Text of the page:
Safeguarding in sport has been in the spotlight in recent weeks, following the publication of the Sheldon Report and Interim Report from the Whyte Review, which was jointly commissioned by us and UK Sport to examine issues facing gymnastics.
We believe everyone involved in sport should feel they can take part in a safe, positive and trusted environment, and this is especially important when it comes to our children and young people.
Although the vast majority of sports and activities do create safe, positive and enjoyable experiences and safeguarding issues are relatively rare, when they do occur they can have a long-term and devastating impact on people’s lives. That’s why it’s a priority area for us, as set out in our new strategy, Uniting the Movement.
Although we’re not a regulator of sport, we have an important role to play in ensuring that safeguarding, effective governance and workforce best practice are at the forefront of the work our partners do in delivering sport and physical activity.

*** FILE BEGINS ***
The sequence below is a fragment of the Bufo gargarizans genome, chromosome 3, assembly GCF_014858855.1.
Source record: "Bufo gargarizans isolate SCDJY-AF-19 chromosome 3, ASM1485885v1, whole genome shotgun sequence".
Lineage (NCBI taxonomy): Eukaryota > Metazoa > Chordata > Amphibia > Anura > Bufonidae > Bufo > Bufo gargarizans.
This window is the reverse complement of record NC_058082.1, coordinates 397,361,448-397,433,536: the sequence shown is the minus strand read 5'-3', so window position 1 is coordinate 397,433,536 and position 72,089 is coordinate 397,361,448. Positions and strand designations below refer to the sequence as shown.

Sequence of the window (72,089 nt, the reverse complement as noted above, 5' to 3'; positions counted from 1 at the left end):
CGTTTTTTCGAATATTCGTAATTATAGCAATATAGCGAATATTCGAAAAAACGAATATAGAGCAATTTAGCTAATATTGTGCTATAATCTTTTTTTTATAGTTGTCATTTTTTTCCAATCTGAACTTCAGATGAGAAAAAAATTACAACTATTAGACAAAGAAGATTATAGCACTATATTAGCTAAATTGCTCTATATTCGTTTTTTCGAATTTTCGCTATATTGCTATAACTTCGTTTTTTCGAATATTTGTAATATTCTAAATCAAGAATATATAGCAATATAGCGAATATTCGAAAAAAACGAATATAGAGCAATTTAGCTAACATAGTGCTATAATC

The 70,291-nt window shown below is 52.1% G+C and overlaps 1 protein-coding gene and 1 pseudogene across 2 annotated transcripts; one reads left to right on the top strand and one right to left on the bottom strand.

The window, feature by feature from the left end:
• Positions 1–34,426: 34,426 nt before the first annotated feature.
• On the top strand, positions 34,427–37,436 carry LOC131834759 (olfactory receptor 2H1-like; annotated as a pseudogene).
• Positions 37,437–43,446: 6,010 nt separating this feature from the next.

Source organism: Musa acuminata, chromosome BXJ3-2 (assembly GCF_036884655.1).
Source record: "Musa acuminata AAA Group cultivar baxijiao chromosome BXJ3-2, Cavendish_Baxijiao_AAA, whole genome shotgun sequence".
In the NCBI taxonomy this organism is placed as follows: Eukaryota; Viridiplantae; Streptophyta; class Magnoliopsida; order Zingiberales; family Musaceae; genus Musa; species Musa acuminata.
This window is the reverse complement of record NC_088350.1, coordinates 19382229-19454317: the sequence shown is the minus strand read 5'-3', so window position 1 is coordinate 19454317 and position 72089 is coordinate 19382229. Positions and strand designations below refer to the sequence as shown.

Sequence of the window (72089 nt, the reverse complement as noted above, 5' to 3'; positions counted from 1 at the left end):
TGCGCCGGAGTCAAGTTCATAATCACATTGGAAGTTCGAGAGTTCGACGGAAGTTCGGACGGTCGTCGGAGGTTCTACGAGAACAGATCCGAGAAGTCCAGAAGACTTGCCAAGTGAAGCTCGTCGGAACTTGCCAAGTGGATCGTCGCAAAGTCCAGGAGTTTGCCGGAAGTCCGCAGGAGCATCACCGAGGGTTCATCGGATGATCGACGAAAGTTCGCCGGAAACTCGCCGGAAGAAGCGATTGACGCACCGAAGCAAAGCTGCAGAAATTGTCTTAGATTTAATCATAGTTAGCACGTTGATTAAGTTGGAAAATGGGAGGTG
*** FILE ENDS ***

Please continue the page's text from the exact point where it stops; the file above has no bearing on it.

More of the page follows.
We welcome the government’s proposed changes to the law around positions of trust, which seek to add sports coaches and other positions supervising sport and physical activity to the existing list of positions of trust.
If the proposed legislation is passed by Parliament, it’ll make it illegal for people in these positions to have sex with 16 and 17-year-olds in their care.
This is an incredibly important step forward in tightening safeguarding procedures, but there’s more for us all to do, and we recognise this work requires ongoing support and investment.